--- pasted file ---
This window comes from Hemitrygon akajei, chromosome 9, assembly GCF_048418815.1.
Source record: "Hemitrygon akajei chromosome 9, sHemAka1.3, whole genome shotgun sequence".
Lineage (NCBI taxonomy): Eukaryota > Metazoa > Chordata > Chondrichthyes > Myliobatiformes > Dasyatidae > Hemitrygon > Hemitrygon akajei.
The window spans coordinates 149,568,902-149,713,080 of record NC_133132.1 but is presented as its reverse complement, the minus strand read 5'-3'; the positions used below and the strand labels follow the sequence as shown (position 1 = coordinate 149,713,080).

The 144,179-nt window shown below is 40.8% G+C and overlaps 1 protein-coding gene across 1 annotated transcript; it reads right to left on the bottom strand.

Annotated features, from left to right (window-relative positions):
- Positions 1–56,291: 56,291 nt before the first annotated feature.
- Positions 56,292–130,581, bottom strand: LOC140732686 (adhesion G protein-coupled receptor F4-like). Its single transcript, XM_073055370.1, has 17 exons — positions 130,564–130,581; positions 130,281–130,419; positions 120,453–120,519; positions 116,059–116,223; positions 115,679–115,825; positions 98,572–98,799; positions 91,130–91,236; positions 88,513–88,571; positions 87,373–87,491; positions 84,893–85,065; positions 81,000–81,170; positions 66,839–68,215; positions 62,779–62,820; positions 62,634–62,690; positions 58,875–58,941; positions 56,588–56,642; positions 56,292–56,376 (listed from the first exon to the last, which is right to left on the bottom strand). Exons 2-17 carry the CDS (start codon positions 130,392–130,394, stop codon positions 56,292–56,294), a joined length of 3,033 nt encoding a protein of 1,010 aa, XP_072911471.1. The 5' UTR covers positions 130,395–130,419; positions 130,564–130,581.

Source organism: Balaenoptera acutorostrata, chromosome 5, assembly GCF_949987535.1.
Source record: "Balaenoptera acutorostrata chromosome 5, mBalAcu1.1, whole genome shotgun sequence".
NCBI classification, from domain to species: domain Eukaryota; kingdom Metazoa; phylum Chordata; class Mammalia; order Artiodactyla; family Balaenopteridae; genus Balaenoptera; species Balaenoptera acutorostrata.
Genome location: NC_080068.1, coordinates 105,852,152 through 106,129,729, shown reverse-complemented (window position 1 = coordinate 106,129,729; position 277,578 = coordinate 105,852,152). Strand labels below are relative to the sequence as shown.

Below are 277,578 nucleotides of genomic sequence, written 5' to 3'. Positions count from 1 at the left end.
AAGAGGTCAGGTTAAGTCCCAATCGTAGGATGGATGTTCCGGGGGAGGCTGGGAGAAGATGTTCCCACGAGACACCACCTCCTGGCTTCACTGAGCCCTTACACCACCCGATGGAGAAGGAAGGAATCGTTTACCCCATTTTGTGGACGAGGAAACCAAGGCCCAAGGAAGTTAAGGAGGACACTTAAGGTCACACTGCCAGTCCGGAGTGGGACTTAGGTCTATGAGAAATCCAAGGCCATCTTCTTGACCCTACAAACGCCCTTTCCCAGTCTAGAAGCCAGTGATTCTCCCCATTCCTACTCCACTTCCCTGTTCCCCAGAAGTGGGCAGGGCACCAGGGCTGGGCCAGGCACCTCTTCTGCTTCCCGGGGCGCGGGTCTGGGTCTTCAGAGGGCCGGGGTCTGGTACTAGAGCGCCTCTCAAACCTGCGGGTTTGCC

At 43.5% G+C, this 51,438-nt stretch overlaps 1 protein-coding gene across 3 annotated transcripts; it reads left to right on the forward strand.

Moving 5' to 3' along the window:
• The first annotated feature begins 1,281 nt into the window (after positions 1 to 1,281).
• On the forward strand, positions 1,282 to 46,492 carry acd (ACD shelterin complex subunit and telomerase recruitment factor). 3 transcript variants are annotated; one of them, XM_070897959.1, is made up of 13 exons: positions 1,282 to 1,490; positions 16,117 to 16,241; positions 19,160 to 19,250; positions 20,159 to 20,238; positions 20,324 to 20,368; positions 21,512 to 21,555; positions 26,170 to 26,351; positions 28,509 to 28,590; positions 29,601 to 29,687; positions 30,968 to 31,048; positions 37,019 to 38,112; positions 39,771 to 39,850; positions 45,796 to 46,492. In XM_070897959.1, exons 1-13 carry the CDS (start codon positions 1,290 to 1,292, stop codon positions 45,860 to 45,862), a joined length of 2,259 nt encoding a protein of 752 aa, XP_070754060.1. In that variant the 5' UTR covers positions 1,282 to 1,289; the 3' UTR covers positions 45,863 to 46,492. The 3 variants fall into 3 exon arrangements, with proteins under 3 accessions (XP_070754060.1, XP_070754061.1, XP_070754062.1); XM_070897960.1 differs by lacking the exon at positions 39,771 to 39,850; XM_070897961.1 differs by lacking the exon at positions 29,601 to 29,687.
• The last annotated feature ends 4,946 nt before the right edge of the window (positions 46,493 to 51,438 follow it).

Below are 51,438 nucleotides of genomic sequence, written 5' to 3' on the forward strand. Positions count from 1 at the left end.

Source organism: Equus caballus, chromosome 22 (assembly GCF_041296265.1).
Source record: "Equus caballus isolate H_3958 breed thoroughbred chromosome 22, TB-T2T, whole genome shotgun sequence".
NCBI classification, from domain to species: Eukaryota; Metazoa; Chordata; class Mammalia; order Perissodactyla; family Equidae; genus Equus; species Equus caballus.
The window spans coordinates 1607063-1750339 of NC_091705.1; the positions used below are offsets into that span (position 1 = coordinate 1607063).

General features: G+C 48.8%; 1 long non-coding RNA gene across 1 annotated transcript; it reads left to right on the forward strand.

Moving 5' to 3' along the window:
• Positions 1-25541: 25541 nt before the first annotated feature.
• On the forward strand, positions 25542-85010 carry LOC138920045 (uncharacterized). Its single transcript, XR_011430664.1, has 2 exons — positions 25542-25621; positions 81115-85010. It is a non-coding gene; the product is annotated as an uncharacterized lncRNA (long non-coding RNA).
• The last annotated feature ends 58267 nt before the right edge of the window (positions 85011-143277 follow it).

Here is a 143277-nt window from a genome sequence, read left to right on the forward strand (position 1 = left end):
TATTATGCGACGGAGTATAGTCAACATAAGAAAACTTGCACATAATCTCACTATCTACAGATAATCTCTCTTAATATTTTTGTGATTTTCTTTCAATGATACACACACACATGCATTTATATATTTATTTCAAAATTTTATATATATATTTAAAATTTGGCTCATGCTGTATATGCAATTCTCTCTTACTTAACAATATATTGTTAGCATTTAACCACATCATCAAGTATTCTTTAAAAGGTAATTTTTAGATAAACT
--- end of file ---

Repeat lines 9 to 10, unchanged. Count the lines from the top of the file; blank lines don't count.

Source organism: Balaenoptera acutorostrata, chromosome 5, assembly GCF_949987535.1.
Source record: "Balaenoptera acutorostrata chromosome 5, mBalAcu1.1, whole genome shotgun sequence".